I think I’m feeling even extra thankful today.  I love it when I think my capacity to love and appreciate must already be as full as it gets, and then it just fills even more.

Tune into the Feel

I find that I have a love/hate relationship with mirrors. Who doesn’t, right? For some reason now I have Carly Simon’s “You’re So Vain” stuck in my head. No, but riding with mirrors can obviously be really helpful. It’s great to see what the picture of the horse looks like relative to what I’m feeling. However, I’m finding that paying too much attention to our reflection can be a hindrance that is just distracting me from really riding.

Lately I’ve noticed that my eyes aren’t being totally honest with me, and when I pay attention to the visual picture too much, I don’t stay as connected to the feeling in the horse’s body.  Riding the feeling in the body is the only way to create a really good picture, so when I look at the mirrors first, and then ride what I see and feel, I’ve already lost the initial connection that I need. When I forget about my reflection, just feel the horse, THEN take a peek to see if I’m on the right track, it’s consistently a much more impressive picture. I feel like it’s the difference between playing a video game, controlling your avatar by watching the screen and then reacting to a challenge by pushing buttons versus actually living the action, being able to feel the body, being in tune to the energy, preparing and affecting the horse’s body before the problem can even happen.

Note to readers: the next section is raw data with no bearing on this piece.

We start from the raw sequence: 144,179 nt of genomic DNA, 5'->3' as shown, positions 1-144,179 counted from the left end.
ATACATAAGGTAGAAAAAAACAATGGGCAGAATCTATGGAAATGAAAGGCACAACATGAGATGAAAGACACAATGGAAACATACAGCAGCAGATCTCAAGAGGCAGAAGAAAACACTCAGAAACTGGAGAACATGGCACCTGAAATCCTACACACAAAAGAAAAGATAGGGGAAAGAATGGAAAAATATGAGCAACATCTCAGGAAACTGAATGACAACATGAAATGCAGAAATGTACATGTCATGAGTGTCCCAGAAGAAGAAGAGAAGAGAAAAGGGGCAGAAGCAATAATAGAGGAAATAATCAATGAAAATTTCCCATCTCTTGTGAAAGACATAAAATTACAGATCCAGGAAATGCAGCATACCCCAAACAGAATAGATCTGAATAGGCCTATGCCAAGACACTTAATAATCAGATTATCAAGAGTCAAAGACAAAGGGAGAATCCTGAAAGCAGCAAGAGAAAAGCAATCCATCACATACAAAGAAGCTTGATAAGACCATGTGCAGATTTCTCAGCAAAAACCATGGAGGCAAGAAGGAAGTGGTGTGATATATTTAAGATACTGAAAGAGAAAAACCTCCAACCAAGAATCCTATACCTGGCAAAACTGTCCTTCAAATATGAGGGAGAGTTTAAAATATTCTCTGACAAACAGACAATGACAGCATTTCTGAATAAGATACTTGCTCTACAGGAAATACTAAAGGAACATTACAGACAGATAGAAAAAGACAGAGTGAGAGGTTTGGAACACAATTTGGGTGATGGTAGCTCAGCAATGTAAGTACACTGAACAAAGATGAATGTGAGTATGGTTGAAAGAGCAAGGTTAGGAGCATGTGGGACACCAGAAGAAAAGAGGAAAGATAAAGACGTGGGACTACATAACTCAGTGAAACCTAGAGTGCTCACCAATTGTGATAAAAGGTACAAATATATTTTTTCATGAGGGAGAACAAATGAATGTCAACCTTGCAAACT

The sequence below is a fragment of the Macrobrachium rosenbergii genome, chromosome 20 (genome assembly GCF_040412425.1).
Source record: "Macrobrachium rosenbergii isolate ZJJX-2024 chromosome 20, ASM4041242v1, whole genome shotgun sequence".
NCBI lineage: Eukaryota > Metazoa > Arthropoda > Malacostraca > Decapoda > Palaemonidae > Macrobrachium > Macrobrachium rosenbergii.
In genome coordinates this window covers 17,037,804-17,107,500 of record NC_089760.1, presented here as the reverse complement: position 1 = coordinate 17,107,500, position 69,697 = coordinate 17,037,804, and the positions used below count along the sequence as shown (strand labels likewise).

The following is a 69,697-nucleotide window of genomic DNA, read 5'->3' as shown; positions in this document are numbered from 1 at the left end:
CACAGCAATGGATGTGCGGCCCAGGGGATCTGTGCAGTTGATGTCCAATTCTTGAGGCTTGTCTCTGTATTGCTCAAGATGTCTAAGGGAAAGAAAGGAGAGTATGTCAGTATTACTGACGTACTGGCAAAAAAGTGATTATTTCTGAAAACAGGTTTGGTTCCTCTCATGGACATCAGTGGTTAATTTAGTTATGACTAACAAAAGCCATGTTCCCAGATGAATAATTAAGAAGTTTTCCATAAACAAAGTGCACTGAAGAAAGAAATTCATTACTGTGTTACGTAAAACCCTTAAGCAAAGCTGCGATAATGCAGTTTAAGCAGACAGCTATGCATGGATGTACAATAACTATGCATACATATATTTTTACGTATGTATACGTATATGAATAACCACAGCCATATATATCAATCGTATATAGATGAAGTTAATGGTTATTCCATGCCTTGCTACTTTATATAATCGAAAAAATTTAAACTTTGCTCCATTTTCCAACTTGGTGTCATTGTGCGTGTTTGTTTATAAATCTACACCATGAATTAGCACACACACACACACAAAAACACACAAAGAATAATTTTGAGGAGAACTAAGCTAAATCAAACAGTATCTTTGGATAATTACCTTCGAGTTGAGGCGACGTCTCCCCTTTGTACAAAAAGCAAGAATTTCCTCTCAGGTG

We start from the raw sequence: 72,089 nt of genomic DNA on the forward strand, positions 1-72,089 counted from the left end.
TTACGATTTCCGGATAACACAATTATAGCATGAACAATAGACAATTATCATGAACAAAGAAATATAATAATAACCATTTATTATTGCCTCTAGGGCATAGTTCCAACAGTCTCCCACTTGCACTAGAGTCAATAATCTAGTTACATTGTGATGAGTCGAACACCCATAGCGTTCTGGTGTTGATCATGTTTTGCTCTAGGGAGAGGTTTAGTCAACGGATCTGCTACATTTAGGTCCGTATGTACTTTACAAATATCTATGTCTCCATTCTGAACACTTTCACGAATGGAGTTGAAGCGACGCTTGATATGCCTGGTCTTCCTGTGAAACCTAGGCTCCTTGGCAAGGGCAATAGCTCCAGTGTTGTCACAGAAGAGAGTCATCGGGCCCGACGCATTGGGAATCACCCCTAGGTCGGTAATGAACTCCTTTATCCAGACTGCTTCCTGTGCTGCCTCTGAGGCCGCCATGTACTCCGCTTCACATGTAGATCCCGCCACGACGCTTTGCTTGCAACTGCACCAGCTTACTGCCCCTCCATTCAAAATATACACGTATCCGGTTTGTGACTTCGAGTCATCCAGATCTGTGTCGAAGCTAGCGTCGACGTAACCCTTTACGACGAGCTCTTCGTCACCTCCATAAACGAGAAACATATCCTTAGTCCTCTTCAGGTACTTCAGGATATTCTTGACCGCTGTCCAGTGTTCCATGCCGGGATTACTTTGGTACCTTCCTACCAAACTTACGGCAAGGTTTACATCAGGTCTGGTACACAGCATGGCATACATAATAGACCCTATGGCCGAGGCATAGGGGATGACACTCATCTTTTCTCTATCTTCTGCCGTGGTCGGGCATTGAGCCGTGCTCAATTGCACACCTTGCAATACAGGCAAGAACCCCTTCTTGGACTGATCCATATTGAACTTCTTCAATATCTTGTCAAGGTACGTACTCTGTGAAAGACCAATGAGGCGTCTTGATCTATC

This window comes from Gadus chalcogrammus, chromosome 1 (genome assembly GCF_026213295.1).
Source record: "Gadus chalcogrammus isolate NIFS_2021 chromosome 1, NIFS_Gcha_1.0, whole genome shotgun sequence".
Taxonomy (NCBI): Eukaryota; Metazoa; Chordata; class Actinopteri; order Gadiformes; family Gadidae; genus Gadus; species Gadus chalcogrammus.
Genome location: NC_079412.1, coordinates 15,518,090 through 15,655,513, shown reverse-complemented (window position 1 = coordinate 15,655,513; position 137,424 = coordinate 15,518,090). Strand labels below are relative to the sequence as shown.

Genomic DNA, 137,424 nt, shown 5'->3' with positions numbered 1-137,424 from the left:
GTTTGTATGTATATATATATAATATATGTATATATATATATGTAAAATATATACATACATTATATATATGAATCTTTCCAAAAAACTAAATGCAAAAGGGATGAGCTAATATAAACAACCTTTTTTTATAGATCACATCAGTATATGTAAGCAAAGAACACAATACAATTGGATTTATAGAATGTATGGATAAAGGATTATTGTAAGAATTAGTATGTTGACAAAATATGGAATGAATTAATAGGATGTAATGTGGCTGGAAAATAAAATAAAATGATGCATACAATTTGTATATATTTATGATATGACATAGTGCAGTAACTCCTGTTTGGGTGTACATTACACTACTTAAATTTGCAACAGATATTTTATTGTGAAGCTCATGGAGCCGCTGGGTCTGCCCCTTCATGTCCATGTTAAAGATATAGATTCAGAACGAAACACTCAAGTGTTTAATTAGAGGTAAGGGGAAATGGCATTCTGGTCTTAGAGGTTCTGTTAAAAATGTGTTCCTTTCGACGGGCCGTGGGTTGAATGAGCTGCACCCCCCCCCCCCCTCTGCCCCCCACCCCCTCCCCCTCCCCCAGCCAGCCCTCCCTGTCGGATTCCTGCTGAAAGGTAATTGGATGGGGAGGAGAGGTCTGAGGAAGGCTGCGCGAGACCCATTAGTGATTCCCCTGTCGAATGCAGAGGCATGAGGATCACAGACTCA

In a lesson on Bimini, Courtney called out for a shoulder-in on the long side. She had me turn and start it again, saying that I was riding it as if I was riding a movement, that she wants me to “ride the horse… ride the body…” and then just happen to put the horse in a shoulder-in. So all the components of the shoulder-in should already be there…. the correct bend, inside leg to outside rein, push, etc. and that I should be able to just “pivot his body” until it’s making a shoulder-in. Instead of thinking, “HEY, let’s do shoulder-in just for the sake of doing shoulder-in!” She says to ride the movement to help the horse, not to just ride the horse in order to make a movement happen. We’re after quality, throughness, strength, and these fancy little tricks should be used to make those basics better, not to just do the trick. For me, what I have to change in order to think that way is I have to take my eyes off of the reflection, and sort of look inside of myself and inside of my horse (now that sounds… weird.) and concentrate on the feeling. It’s also important that I “go somewhere” as Courtney says. No floating around, I have to look ahead and ride to a point, but at the same time paying more attention to the feeling in our bodies. Now I find myself looking at a point on the kickboard or a letter instead of the mirror, and then if I think it’s good I’ll check with my eyes to make sure.